Florimell's woes continue in canto viii, which is almost entirely concerned with men who lust after and abuse her or her false counterpart, the creation of the old hag. The false Florimell does not seem to mind it much when she is taken by Braggadocchio--who, as his name suggests, is a braggart, long on words but short on actions--and then by a stronger knight. But the real Florimell is in misery as men continue trying to violate her, the fisherman with force and Proteus with persuasion, and turn violent when she refuses. While Spenser is certainly not giving her the best treatment, he is in a way sympathetic to her. She could have avoided all of this trouble by giving herself up to lust early on, but she persists for the sake of her virtue. She takes the high ground, which is why she is not persuaded by Proteus' shape shifting. The many forms he can assume represent changeable, impermanent physical life. Her Beauty, though physical, is made higher than earthly things because of her chastity and her love, and so it has nothing to do with a being as fickle as Proteus.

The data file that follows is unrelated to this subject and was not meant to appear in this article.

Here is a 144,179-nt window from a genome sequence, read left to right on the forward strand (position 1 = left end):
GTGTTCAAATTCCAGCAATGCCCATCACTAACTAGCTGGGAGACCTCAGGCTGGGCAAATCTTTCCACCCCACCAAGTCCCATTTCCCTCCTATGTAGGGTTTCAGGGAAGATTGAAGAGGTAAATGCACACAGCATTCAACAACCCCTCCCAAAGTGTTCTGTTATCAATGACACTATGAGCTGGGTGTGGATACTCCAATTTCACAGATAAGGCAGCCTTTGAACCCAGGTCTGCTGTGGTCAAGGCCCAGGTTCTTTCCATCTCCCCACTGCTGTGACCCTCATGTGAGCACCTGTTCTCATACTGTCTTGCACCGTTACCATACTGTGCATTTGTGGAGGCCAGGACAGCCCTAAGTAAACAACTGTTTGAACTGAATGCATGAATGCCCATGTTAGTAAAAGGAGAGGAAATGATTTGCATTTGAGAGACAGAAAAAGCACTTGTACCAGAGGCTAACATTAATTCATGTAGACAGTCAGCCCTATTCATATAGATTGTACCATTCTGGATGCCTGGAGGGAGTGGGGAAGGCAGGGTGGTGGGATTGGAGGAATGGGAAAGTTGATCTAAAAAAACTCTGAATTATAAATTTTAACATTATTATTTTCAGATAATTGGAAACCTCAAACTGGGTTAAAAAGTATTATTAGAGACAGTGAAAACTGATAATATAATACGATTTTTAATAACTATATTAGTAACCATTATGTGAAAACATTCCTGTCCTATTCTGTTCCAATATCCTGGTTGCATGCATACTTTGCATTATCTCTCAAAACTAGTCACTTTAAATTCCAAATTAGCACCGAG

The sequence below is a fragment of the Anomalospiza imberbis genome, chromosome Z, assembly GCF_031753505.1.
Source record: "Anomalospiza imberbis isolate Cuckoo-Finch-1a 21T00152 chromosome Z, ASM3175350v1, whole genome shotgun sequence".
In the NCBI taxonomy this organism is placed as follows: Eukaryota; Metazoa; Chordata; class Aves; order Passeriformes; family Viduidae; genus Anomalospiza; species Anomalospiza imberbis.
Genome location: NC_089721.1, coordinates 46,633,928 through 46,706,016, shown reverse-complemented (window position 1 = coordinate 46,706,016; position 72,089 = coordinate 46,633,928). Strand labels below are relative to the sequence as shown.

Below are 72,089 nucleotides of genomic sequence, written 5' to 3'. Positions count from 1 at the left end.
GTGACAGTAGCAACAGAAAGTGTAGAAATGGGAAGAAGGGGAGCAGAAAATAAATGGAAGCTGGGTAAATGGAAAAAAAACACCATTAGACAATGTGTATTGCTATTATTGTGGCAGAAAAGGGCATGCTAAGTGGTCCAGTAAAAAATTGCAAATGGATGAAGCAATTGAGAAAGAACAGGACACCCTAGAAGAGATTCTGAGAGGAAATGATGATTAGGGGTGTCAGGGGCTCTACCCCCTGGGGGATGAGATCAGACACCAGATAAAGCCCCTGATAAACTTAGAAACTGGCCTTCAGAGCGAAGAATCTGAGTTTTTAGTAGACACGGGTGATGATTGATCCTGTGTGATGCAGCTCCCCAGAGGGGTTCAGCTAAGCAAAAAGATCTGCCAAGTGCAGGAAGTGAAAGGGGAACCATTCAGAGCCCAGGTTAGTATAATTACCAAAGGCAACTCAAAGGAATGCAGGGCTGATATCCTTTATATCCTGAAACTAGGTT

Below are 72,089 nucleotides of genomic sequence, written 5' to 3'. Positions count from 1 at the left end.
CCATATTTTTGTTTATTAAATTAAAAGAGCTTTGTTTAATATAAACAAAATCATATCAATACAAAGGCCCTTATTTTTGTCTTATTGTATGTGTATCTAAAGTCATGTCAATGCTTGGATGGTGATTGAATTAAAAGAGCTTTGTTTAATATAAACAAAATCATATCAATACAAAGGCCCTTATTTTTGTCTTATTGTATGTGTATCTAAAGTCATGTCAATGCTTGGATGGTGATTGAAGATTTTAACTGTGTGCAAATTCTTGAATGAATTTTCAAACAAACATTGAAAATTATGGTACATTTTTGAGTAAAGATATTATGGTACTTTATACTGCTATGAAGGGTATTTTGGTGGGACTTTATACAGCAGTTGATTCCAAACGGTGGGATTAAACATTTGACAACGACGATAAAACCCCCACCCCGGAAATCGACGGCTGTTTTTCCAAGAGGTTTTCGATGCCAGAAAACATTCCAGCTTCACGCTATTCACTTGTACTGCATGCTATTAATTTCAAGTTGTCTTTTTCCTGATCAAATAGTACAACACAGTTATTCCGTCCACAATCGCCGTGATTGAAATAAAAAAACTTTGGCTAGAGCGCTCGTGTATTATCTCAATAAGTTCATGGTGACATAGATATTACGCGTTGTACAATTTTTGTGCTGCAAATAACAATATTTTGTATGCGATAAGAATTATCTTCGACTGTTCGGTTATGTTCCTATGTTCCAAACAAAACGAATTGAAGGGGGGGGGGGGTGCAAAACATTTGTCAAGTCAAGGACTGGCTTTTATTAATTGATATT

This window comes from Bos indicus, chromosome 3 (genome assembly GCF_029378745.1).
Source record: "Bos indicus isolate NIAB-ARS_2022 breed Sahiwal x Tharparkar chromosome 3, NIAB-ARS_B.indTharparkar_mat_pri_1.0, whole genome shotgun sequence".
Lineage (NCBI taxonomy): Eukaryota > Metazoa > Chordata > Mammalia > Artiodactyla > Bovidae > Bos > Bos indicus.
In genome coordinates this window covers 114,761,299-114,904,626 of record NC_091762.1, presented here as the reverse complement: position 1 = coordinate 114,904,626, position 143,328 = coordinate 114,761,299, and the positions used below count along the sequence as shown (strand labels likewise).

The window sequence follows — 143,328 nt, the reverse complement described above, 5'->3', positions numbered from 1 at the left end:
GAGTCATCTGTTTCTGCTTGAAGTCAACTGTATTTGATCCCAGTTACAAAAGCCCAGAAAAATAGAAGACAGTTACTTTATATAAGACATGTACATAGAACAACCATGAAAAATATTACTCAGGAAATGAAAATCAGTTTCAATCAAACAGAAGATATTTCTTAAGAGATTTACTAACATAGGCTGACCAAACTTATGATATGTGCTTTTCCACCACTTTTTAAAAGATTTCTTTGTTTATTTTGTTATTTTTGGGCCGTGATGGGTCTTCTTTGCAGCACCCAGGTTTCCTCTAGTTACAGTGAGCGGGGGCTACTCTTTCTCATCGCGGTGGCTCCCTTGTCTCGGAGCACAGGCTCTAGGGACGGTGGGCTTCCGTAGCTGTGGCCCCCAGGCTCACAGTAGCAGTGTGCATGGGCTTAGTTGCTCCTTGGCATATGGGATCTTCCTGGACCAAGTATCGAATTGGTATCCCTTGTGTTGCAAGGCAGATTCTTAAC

Malbecco is a very familiar character in literature: The old man who marries young and is then constantly suspicious of his youthful wife. Spenser very likely took the Malbecco-Hellenore-Paridell love triangle idea from The Miller's Tale in Chaucer's Canterbury Tales. We can see this by the way Malbecco is mocked in the poem and kept in the dark---just like Chaucer's old carpenter. However, as Hellenore's name suggests, there is also a connection with Helen of Troy. Helen was the wife of a Greek king, and she was stolen by the Trojan Paris, which initiated the Trojan War. Paridell reinforces this connection by showing that he is descended from Paris; he plans to steal Hellenore just like his ancestor stole Helen.

The discussion of Trojan ancestry also serves another purpose, outside of the poem's plot: to glorify the English nation and Queen Elizabeth. Spenser (and most in his day) would have considered the Trojans the greatest race of ancient times, since they founded Rome, the greatest empire of ancient times. Rome was, thus, called a "second Troy" (as Britomart mentions)--and Spenser links his people with antiquity by calling London a "third Troy." Through the mouths of Britomart and Paridell, he relates the legend that Britain was founded by Brute, a Trojan who fled Troy after he accidentally killed his father. Again, this is historical speculation on Spenser's part--no definitive records exist to prove or disprove the claim. The idea that the British Empire would be greater than Rome seems a bit forced, but it is essential for Spenser's justification of Queen Elizabeth as the greatest of all monarchs. In a more subtle way, this claim continues an argument of Book I--that the Church of England is destined to be greater than the Church of Rome.